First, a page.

So we waited a few hours for more officials from Xaysomboune to arrive - about 30km away - then went through it all again with them. Result - we must travel with them to Xaysomboune to be interviewed by the district party head.
    One of the cops would ride the fourth bike for us, which suited at it meant 30km less we had to move it ourselves so we went along with it. Your averave Lao policeman is 5'2", and it wasn't long before he fell off. Switch riders - this time a Lao motorcycle cop who could ride - and we made it without incident.
    By this time our calls to the Australian consulate seem to have paid off, as after a cursory chat in Xaysomboune and a small contribution to the police beer fund, we had passports in hand and lots of helpful advice on how to get the bike back to Vientiane.
    So we spent the night in the Phubia Hotel, which I'm pretty sure has never seen westerners before (most of the other guests were Lao and had automatic weapons in their rooms).

    Our friendly police chief had made it quite clear that we should leave Xaysomboune - we 'were not permitted to be there' it seems. It's the first time the fact that Laos is a communist country really made any impact on us - realising that in some parts, the locals are not free to move about as they wish; travel outsid...e of Xaysomboune required police permission.
    For this reason we had no luck trying to get a truck to take Tom's bike out - none of them were authorised to leave the province!
    Whilst Laos is not an oppressive place (I think they're generally too lazy to be bothered oppressing anyone much) it's obvious that everyone looks to the police and party officials for approval for everything they do - even offering food to stranded travellers. I hope we didn't get anyone into trouble... Anyway, with the help of our gun-toting police friends, we negotiated to put the bike on the roof of a coach for the trip to Vientiane, then we retraced our steps to meet it. Back to the Haysoke Guesthouse for the night!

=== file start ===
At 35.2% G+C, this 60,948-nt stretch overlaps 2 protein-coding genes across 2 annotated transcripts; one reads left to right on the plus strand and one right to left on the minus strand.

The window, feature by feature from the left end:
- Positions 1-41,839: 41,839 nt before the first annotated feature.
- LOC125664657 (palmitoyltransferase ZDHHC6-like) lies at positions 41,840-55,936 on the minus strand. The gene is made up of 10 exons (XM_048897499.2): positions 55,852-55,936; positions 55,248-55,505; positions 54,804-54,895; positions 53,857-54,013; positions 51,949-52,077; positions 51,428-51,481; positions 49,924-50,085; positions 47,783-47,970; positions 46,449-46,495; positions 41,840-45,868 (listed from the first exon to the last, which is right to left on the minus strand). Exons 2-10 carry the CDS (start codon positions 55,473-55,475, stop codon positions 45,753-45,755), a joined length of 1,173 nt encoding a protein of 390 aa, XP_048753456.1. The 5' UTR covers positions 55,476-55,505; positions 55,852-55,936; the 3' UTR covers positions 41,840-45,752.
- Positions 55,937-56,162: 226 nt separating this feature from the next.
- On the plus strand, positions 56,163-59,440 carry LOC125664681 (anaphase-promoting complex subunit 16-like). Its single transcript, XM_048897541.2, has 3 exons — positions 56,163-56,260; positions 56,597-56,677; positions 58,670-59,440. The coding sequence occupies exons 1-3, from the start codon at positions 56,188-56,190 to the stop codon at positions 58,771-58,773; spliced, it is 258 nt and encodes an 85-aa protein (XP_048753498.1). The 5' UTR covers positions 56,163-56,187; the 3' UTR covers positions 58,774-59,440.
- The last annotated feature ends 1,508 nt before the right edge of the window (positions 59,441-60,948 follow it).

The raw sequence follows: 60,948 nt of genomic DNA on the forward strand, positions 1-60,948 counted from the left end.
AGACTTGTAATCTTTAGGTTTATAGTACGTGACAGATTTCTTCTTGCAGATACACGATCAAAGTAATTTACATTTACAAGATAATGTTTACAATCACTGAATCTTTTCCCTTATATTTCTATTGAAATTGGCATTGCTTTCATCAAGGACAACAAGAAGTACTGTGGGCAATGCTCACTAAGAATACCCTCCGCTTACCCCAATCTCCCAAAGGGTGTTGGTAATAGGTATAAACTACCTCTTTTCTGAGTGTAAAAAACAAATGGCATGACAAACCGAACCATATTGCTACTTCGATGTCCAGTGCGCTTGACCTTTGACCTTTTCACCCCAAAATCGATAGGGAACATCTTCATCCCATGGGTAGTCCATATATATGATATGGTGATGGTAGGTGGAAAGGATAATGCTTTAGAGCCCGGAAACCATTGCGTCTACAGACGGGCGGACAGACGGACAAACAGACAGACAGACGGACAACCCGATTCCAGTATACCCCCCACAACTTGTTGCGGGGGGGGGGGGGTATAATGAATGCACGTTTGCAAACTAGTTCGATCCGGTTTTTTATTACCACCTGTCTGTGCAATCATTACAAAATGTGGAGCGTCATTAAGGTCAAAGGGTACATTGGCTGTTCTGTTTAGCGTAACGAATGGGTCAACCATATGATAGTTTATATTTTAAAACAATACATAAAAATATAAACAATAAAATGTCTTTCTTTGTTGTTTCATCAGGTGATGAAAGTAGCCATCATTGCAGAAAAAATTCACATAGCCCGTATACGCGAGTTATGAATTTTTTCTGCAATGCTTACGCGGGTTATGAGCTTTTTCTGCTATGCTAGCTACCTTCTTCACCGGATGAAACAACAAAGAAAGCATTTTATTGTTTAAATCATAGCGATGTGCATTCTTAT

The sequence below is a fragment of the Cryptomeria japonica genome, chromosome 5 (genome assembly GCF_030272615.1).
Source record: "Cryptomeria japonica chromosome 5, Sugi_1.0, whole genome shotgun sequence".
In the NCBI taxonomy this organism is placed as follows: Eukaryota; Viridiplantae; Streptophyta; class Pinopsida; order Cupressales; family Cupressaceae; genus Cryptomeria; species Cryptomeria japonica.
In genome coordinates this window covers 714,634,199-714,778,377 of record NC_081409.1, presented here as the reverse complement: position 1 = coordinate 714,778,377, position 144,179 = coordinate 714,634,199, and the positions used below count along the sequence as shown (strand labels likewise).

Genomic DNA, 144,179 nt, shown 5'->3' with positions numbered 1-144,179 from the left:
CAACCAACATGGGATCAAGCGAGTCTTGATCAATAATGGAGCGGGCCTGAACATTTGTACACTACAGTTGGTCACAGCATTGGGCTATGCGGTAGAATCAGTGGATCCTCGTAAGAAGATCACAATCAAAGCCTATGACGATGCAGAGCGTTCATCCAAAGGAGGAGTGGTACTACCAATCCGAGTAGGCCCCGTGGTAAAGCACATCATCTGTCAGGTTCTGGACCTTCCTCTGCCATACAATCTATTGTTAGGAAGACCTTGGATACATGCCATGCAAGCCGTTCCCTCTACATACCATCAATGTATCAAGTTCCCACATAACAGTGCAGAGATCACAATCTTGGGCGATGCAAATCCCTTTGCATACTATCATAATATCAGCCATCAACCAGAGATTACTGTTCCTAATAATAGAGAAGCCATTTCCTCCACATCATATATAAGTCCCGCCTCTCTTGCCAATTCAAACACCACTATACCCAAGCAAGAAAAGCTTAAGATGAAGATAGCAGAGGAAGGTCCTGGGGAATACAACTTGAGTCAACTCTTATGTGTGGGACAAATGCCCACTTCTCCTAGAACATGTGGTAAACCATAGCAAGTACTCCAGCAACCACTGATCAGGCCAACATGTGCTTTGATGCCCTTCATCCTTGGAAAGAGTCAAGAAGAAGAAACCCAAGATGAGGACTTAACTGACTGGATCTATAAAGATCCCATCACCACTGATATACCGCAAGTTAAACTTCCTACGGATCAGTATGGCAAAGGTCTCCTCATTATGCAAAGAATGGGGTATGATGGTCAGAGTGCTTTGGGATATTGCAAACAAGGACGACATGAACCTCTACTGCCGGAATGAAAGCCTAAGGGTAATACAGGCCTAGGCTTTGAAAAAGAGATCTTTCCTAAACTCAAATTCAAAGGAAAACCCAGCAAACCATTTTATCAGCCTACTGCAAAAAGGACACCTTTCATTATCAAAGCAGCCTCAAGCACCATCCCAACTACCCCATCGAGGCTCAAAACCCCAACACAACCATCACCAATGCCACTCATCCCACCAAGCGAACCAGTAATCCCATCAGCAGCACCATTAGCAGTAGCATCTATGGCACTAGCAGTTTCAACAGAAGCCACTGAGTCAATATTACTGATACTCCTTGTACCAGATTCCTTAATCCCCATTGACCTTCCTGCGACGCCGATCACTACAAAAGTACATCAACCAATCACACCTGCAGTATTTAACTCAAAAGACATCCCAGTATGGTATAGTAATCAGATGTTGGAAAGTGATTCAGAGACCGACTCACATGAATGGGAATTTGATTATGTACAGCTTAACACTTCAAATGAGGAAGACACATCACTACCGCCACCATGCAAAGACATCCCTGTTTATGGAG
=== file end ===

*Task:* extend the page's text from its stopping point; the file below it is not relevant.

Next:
Follow the guys on facebook
    http://www.facebook.com/pages/City2Sunr ... 0319236646

    The City2Sunrise guys were at the Chiang Mai ToyRide
  6. 2Up Chiang Khong

    2Up Chiang Khong Ol'Timer

    You can duck South of the Nam Ngum Dam Lake, going over to Longsane, then up to Hom, then head off to the East across to Homthat, Muang Huang then North to Hatdiat. Three weeks ago we went this way and once to Hatdiat we headed Southeast to Thasi, then onwards to Vieng Thong and Lak Xao.

    When in Hom we did go North and tried to get to Xaysomboune, but they were having a ten day "Party Meeting" and the area was closed to ousiders.

    You can go our our recent trip report of three parts, 2up Off Road top to bottom, for pics and more details of this area.

    David and Mai
    Chiang Khong
  7. Franz

    Franz Ol'Timer

    Surprise surprise, well look at that, David finally you're back on the board !!!!!! :lol: :D :wink: . Got tired of lurking ?? :oops: :lol: ......55555. David Unk will be happy too !!!!
    Cheers, Franz
  8. 2Up Chiang Khong

    2Up Chiang Khong Ol'Timer

    Hi Franz,

    Yes - Unk did mention somthing along those lines also the minute I posted this time around. But between being rather too lazy to figure out how to post pictures and what good is a story without the pics and not riding areas much different then the norm, well, didn't have much to say. And now that Dave Early has walked me through the pic posting process, I've no longer got "too lazy to learn new tricks" so yes, back, until I can figure out a new excuse for being too lazy.

    Cheers and hope you enjoyed the write up
    Chiang Khong
  9. mactbkk

    mactbkk Ol'Timer

    Below an email exchange with an Ozzie friend who's up in that area working for the Phu Bia Gold Mine folks.

    My email Q to him below, his reply above. No bridges? Looks like I'm too late for a visit to Ban Xon, LS-272.

    Also, attached re the Nam Ngum 3, an ad in this morning's BKK Post.




    All those villages have long been cleared out and there is no road access as all the bridges have been removed also. They just closed the dam's (ll) construction diversion the other day so now starting to fill.


    On Tue, Mar 23, 2010 at 11:58 AM, MacAlan Thompson wrote:

    Have heard there's a whole bunch of people and village moving west of there in the Ban Xon area because of the Nam Ngum II dam. Seen any of that?
  10. 2Up Chiang Khong

    2Up Chiang Khong Ol'Timer

    Hi Mac & others too,

    Mai and I traveled all of this area just last month, but easy to get a little lost as to exactly where everyone is talking about. Possilby we could reference names from a specific map. The GT map is not all that exact - but most of us have one handy, so maybe we could reference using details from that map for starters.

    Mac - can you help us out here please.

    David and Mai
    Chiang Khong
  11. mactbkk

    mactbkk Ol'Timer


    The GT Rider map is fine for this purpose:

    -- As noted on the map, 24.0 km south of Vang Vieng is Tha Houa (boat landing);

    -- East from there to Nam Pao then NNE to Lak 24 & 33;

    -- Where the road then crosses the Nam Ngum is Ban Xon, Ban Son, LS-272, the old USAID base from about March 1970 when Sam Thong, LS-20, went DTT;